7. All You Need is One Partner:  The faculty recruitment process has been referred to as a high school dance in that law schools may want to know who else is interested in you, how many interviews you have, etc.  If you’re the equivalent of Johnny Football star, you’ll be able to let schools know, if they ask, that x-number of schools have interest in you.  Perhaps such popularity is a rough proxy for a candidate’s value or acts as an assurance that a particular appointments committee is selecting quality candidates.  If you don’t get many calls, don’t fret.  At the end of the day, all that matters is that a school likes you enough to take you to the dance.

8.  “Safe Spaces”: I am the first person in my entire family to attend law school, let alone join the legal academy.  Accordingly, in August of 2010, I did not feel as though I had an established network of support to help guide me through the process.  Several professors at my law school were very generous and their assistance gave me a good foundation of support.  Perhaps one of the most helpful steps I took last year was to attend the People of Color Conference’s Pipeline Program for aspiring law professors.  There, I met a number of professors who were delighted to share their views on how to obtain a faculty appointment.  I felt as though the professors were truly interested in seeing me succeed on the market.  I left the conference with an entire network of professors from around the country who cared about me and my progress on the market.  It gave me confidence knowing that others were there for me.  Those candidates on the market today should not feel alone at any point -- reach out to your law school and to others whom you admire or respect; and network at the POC Conference, the Aspiring Law Professors Conference at ASU, or similar events.  At a minimum, you can contact me.

9.  Self-Promotion: At the POC Conference, I expressed the (idealistic?) view that one’s merit should speak for itself and admitted my discomfort in openly promoting myself to others.  Professors there reminded me that I could play the "game" on my own terms (within reason, see tip #6 above), and that I did not have to participate in any strategies that did not feel "right" to me, such as telling professors I knew on a very limited basis that I was on the market specifically for the purpose of hoping they would put in a "good word" for me with their respective appointments committees.  While not actively promoting myself to a wide universe of faculty members may have hurt my chances at landing a faculty appointment, in the end I received an offer and did so without compromising myself.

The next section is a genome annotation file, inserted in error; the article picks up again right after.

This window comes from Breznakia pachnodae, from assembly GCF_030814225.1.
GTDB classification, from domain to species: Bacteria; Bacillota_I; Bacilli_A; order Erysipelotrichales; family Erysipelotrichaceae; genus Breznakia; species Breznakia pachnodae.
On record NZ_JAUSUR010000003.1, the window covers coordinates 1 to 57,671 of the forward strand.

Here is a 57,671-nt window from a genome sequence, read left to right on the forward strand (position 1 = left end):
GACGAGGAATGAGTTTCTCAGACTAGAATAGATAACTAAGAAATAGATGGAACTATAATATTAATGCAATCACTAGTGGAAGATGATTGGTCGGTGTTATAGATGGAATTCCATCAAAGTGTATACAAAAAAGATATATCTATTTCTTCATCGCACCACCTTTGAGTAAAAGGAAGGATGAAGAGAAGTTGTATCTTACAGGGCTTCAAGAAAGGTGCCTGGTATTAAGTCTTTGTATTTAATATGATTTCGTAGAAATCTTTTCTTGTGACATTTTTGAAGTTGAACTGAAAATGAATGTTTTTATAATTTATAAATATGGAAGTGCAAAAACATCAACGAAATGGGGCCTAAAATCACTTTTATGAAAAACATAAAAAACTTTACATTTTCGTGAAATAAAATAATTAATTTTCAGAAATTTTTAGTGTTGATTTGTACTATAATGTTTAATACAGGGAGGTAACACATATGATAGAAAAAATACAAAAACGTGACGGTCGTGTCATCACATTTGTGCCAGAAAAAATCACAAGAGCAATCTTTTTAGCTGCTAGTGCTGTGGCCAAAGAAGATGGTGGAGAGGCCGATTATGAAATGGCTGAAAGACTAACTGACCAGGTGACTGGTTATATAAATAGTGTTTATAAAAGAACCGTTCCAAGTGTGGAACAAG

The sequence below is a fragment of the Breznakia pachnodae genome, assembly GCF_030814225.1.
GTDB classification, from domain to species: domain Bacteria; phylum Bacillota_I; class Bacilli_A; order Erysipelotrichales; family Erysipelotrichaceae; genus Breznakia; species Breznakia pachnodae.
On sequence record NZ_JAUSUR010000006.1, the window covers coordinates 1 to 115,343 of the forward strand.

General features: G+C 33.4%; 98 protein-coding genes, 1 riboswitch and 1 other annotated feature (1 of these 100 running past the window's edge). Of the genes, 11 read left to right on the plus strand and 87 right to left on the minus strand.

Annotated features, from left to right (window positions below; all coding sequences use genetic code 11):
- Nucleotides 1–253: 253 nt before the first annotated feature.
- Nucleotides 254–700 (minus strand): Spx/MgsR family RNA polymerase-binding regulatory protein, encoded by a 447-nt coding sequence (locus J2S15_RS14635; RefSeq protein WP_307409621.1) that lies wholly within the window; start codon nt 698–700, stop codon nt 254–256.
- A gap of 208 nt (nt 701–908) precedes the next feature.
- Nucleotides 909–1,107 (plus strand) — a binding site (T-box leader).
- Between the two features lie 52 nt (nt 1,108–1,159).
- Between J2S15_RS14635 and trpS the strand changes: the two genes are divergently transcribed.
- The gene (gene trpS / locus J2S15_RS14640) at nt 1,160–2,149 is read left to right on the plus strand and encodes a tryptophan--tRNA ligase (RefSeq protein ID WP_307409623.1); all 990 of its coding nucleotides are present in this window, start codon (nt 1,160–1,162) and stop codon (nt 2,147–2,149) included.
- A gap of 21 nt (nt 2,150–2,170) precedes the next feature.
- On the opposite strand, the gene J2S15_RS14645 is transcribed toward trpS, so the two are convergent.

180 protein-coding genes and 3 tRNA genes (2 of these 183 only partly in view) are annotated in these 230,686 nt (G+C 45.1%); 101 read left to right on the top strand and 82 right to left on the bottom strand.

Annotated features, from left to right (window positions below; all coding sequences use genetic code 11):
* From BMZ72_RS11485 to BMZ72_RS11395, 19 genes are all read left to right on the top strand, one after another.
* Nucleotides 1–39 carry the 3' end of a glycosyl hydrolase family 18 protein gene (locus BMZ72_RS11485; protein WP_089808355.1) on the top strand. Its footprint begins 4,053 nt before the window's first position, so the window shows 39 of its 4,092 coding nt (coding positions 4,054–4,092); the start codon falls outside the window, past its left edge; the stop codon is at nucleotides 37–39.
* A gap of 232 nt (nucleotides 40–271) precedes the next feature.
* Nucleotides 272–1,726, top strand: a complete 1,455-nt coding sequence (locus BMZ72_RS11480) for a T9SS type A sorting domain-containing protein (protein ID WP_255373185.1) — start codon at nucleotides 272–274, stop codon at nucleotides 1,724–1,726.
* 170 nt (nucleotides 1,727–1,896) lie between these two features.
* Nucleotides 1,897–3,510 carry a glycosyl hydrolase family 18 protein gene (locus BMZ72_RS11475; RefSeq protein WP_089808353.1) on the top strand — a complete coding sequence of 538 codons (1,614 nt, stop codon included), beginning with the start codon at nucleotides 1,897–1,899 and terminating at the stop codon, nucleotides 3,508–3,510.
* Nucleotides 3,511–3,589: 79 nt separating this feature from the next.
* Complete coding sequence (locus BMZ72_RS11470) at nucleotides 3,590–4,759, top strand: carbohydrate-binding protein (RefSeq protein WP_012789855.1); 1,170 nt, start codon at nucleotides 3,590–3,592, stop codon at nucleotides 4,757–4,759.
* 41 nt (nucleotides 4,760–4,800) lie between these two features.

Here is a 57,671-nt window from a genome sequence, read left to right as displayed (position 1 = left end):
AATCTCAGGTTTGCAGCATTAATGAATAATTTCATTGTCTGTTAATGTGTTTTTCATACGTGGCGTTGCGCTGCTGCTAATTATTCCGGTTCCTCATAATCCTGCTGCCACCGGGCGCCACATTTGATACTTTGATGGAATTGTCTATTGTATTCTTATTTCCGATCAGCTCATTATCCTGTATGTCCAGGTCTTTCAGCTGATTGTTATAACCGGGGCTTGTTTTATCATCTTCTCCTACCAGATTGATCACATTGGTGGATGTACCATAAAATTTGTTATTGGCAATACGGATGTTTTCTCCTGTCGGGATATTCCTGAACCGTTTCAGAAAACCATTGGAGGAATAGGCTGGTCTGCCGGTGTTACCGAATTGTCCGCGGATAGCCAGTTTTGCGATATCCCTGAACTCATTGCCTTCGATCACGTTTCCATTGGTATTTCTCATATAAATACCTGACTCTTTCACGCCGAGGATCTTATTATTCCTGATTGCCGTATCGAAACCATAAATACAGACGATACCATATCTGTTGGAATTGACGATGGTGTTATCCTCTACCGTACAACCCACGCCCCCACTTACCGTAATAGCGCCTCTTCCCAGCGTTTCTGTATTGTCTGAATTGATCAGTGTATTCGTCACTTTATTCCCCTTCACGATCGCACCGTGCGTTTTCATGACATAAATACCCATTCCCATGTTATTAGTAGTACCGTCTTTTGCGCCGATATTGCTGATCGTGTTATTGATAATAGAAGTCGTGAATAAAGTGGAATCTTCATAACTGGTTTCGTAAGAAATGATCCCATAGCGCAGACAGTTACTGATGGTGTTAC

10.  Things Happen: Last year, I read stories of professors who, during the “meat market,” made a mistake or gaffe and subsequently thought they had no chance of being hired as a result.  “Not me,” I told myself, "I'm too smooth for that."  As it happens, in the middle of an interview with a law school, the professors and I began hearing some noise.  It became sufficiently distracting that one professor got up to see where it was coming from and to see if he could do anything about it.  I joked that perhaps the room next door was having a party.  I then realized where the noise was coming from -- my iPod in my shoulder bag.  I reached in, retrieved the iPod, and desperately tried to shut it off, while the professors looked on.  I apologized for the interruption, and we carried on with the conversation.  Despite the embarrassing incident, I received a call-back from the law school.  In short, things happen, and if they do try to take it in stride, remember that others have overcome disasters before, and that the faculty can be quite forgiving as they know what it’s like to sit in the "hot seat."

*    *    *

This is not intended to be an exhaustive list of suggestions, but merely some advice that I think would be helpful for someone on the market.  This advice stems from my experience and what some have told me; others surely may have differing experiences or views.  Talk to a wide-range of folks to get their particular thoughts.  If any candidates have specific questions or concerns either now or during the process, do not hesitate to email me.  I’m happy to be of assistance for a modest fee.   

I hope there is some value in what I’ve written here.  Law teaching is, as they say, the best job in the world.  It is an honor to have this position.

I wish the best of luck to all of you, and I hope to welcome you as colleagues next year.

Posted by Dawinder "Dave" S. Sidhu on August 3, 2011 at 07:53 PM in Getting a Job on the Law Teaching Market | Permalink


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Thanks, Dave. These are sensible and should be helpful to our readers.

Posted by: BDG | Aug 5, 2011 9:04:05 AM